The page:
"Today I am filing the red budget," Giambra said, holding up a red computer disk containing data for the most austere budget in at least 20 years. "The budget that stops any discretionary spending, the budget that closes libraries, ends cultural funding, ends road patrols, ends county government as we know it."
He calls it a scorched-earth budget, and some earth under his own feet comes away charred. Laid off in 2005 would be every employee in his 16th floor suite, save himself, Deputy County Executive Carl A. Calabrese and a secretary.
Also gone would be Victor Getz, a senior aide and a magnet for criticism of Giambra. Getz, a boyhood friend, is paid $81,000 a year, has been given a county car for take-home use, and spends part of his work day driving Giambra to events and another part managing patronage appointments. Taxpayers often cite Getz as a reason why the county should further tighten its belt before they pay more.
Giambra said his "green budget" protects most services, though it still cuts 200 positions because the higher sales tax wouldn't take effect until March 1 and wouldn't raise all the money needed in its first year. "At least with the green budget we can keep this county as the regional service-delivery hub," he said.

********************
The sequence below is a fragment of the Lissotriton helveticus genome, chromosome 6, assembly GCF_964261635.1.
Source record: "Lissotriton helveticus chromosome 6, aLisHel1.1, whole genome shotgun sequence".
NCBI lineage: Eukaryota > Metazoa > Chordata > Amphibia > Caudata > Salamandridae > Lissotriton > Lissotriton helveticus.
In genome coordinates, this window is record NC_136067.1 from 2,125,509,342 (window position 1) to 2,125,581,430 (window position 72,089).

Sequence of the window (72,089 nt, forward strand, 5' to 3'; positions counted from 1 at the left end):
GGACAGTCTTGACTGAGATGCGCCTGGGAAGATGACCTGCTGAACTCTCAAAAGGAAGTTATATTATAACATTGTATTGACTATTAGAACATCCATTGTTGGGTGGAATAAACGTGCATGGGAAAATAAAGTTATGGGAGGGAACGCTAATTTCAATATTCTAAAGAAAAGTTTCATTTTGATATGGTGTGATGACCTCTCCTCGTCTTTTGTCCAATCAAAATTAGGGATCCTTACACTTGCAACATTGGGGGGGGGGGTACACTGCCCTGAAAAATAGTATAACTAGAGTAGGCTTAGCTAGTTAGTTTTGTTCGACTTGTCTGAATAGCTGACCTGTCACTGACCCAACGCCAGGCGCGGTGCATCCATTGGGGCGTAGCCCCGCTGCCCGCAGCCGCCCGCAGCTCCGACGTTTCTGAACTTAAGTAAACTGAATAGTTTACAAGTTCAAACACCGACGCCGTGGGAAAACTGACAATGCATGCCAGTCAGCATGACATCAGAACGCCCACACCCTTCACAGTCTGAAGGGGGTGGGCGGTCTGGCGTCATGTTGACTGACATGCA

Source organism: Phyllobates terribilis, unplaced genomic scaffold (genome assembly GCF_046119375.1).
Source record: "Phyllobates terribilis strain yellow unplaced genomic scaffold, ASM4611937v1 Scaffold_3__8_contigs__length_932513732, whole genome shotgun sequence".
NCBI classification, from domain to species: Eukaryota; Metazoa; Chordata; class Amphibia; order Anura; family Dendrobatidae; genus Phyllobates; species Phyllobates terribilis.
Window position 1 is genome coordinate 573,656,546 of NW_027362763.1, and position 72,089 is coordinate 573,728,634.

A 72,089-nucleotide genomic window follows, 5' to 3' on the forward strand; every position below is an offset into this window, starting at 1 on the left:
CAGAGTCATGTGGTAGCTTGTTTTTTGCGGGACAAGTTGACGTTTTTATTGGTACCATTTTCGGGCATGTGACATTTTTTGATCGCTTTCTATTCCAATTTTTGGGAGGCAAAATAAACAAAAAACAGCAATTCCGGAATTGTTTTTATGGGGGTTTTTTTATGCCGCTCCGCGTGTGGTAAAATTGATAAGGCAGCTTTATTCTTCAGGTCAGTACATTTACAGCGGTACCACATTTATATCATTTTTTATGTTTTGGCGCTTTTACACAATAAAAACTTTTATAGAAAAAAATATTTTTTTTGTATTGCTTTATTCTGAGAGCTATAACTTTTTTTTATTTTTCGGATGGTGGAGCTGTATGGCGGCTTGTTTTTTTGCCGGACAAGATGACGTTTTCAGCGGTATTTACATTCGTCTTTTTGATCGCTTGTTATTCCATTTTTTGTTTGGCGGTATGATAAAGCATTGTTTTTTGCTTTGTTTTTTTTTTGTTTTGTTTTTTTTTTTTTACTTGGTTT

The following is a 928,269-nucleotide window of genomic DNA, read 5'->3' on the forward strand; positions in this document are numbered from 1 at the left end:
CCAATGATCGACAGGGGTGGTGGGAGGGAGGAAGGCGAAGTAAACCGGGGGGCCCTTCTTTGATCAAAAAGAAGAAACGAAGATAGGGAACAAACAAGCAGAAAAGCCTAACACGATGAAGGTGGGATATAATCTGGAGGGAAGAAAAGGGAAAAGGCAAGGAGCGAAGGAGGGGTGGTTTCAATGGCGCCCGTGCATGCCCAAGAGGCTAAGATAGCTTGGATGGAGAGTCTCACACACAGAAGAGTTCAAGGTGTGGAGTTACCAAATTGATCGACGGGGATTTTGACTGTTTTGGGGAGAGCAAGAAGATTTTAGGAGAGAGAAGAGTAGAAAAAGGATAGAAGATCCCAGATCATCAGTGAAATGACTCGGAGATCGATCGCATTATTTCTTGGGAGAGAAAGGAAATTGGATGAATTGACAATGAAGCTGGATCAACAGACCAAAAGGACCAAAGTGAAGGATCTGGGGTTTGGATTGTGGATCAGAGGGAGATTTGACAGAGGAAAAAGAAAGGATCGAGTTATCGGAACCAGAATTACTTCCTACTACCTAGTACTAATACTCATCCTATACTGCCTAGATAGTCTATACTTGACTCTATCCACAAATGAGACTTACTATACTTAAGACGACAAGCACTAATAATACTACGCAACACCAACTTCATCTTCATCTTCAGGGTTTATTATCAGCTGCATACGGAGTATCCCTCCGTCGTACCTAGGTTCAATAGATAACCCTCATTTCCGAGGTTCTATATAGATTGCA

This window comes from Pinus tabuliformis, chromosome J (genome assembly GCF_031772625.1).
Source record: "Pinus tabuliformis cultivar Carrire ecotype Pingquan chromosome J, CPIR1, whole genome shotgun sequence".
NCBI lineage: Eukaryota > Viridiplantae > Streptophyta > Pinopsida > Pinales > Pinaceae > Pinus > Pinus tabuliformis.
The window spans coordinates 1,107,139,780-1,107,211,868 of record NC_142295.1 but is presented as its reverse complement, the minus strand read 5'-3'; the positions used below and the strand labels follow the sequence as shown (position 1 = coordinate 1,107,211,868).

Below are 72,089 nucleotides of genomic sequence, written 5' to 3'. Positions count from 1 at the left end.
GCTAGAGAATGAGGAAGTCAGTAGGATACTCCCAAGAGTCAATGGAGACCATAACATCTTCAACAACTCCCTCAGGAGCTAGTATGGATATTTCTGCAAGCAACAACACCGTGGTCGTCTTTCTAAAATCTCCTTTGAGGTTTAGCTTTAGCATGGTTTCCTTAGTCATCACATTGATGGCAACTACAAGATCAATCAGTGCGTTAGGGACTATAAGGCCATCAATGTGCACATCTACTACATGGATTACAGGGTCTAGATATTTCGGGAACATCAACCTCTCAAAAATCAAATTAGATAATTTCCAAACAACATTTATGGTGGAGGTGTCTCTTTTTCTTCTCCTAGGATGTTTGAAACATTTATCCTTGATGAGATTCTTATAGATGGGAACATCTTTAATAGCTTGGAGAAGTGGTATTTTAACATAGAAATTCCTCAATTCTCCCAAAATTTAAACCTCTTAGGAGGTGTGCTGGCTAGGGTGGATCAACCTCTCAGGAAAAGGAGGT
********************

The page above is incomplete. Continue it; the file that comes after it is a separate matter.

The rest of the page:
While Giambra picked up no votes among legislators, the public was roused. Phones started jangling at the Erie County Legislature's office just minutes after television and radio stations closed their live coverage of Giambra's doomsday announcement.
I'm 87 years old, one woman said. How will I get to the senior center if there is no van service?
Am I going to lose my job? another caller asked.
Let me talk to Giambra, said a third.
Down the hall, the Legislature's majority leader recalled a line that sprung from the conservative columnist George Will: There's a reason why the Constitution starts with the legislative branch: The legislative branch starts with the people.
So Majority Leader Lynn M. Marinelli, D-Town of Tonawanda, said lawmakers will hold public meetings around the county to learn which services people want to keep, enough so that they're willing to pay more taxes.
"We're disappointed that it has come to this either/or situation," she said, referring to Giambra's "political theater," the term her Democratic caucus applied to his remarks Friday.
Charles M. Swanick, R-Kenmore, who often sides with Giambra, said he won't back a higher sales tax without meaningful reform to the Medicaid program that saps the financial health of counties around New York. Without Medicaid reforms, Swanick says, the county will need new cash infusions every year.
"If you increase the sales tax now, in the following year you increase it again, with no end in sight," agreed Republican Minority Leader Michael A. Ranzenhofer of Clarence. "Taking it to its logical conclusion, you will never be able to pay enough money to keep up with escalating Medicaid costs. I need to see actual relief."